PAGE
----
Sadek Sadek - 1 year ago 62
C Question

Why printf is not able to handle flags, field width and precisions properly?

I'm trying to discover all capabilities of printf and I have tried this :

printf("Test:%+*0d", 10, 20);

that prints


I have use first the flag
, then the width
and the re-use the flag

Why it's make this output ? I purposely used
in a bad way but I wonder why it shows me the number 100?

Answer Source

This is because, you're supplying syntactical nonsense to the compiler, so it is free to do whatever it wants. Related reading, undefined behavior.

Compile your code with warnings enabled and it will tell you something like

warning: unknown conversion type character ‘0’ in format [-Wformat=]
printf("Test:%+*0d", 10, 20);

To be correct, the statement should be either of

  • printf("Test:%+*.0d", 10, 20); // note the '.'

    where, the 0 is used as a precision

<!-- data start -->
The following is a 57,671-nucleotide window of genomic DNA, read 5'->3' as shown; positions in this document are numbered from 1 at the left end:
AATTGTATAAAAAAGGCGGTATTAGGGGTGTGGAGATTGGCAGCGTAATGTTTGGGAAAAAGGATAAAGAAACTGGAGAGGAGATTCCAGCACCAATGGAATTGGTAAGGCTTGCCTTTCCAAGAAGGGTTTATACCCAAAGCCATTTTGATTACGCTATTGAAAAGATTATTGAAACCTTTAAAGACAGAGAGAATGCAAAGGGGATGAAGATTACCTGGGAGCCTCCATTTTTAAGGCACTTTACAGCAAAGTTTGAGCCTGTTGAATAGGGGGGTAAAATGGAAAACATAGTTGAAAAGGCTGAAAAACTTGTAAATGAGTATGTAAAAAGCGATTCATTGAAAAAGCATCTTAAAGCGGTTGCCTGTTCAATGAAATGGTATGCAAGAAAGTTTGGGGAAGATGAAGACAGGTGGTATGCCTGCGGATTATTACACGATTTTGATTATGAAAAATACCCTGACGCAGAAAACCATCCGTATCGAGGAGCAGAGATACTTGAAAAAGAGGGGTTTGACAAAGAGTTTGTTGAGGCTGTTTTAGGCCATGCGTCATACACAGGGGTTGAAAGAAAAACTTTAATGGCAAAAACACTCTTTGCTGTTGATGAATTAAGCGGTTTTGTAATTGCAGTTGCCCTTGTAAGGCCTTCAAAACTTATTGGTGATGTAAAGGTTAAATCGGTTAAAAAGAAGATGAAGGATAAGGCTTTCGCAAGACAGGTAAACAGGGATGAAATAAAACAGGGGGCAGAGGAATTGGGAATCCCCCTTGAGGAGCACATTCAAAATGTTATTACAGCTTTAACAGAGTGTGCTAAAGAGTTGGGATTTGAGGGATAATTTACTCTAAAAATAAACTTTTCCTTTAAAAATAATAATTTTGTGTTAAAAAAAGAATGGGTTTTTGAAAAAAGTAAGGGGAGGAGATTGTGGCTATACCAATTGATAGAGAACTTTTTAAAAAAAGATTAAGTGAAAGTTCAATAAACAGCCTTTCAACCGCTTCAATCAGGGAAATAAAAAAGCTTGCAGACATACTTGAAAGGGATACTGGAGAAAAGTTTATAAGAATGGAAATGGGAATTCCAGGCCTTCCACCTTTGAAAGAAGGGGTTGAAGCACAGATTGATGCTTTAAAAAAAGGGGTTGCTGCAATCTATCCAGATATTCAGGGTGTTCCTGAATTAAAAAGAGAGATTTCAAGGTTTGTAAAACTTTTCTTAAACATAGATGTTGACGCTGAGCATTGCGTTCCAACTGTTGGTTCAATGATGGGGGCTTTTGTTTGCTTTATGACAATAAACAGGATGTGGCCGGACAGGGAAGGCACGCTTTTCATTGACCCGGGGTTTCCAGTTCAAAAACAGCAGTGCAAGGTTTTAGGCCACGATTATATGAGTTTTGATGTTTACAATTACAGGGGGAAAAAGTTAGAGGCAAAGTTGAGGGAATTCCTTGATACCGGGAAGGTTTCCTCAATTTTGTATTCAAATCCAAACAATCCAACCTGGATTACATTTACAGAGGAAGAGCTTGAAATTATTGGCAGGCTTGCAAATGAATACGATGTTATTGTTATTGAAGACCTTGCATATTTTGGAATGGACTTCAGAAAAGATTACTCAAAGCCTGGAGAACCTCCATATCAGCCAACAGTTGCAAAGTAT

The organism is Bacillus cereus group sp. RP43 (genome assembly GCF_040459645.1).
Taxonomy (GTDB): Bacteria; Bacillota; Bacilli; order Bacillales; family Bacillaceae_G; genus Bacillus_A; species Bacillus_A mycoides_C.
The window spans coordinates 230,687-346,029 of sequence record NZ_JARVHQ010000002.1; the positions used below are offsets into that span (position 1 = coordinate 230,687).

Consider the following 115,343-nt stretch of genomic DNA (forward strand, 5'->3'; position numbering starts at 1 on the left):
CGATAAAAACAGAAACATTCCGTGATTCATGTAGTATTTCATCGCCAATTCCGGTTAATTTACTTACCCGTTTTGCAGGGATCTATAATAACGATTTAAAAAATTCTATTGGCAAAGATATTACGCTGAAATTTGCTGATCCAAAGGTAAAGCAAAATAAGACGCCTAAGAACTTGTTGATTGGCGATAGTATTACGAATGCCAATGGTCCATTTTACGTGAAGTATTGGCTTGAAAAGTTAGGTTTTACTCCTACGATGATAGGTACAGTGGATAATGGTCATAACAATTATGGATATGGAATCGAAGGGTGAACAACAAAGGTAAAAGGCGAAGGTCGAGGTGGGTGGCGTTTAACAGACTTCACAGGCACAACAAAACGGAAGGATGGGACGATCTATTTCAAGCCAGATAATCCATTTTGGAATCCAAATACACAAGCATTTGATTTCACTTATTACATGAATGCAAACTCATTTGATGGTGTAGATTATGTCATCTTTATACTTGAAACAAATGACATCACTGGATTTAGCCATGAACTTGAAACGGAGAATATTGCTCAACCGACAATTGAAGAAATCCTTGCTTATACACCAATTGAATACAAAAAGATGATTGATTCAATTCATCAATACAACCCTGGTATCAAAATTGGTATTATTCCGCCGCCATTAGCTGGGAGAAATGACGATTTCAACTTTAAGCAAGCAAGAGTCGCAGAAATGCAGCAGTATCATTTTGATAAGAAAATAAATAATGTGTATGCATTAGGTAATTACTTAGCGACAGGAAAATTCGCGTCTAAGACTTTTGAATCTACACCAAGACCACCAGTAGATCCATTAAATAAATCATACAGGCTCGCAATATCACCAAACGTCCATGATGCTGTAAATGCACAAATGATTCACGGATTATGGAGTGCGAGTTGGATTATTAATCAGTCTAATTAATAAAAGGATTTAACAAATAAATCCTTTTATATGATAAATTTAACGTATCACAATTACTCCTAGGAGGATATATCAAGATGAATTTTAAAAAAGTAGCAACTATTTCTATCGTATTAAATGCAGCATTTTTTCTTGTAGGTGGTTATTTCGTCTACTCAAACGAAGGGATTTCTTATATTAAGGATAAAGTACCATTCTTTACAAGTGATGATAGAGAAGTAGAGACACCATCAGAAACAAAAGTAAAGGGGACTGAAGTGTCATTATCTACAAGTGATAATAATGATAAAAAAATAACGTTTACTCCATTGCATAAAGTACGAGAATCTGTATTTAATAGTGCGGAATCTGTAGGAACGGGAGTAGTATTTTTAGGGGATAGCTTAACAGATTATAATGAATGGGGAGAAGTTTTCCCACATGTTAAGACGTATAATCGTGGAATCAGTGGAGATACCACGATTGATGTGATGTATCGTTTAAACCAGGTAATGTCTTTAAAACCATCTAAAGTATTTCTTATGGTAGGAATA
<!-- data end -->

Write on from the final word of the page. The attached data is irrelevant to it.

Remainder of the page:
Related, quoting the C11, chapter §, (emphasis mine)

    An optional precision that gives the minimum number of digits to appear for the d, i, o, u, x, and X conversions, the number of digits to appear after the decimal-point character for a, A, e, E, f, and F conversions, the maximum number of significant digits for the g and G conversions, or the maximum number of bytes to be written for s conversions. The precision takes the form of a period (.) followed either by an asterisk * (described later) or by an optional decimal integer; if only the period is specified, the precision is taken as zero. If a precision appears with any other conversion specifier, the behavior is undefined.

  • printf("Test:%+0*d", 10, 20);

    where, the 0 is used as a flag. As per the syntax, all the flags should appear together, before any other conversion specification entry, you cannot just put it anywhere in the conversion specification and expect the compiler to follow your intention.

    Again, to quote, (and my emphasis)

    Each conversion specification is introduced by the character %. After the %, the following appear in sequence:

    • Zero or more flags (in any order) [...]
    • An optional minimum field width [...]
    • An optional precision [...]
    • An optional length modifier [...]
    • A conversion specifier [....]
Recommended from our users: Dynamic Network Monitoring from WhatsUp Gold from IPSwitch. Free Download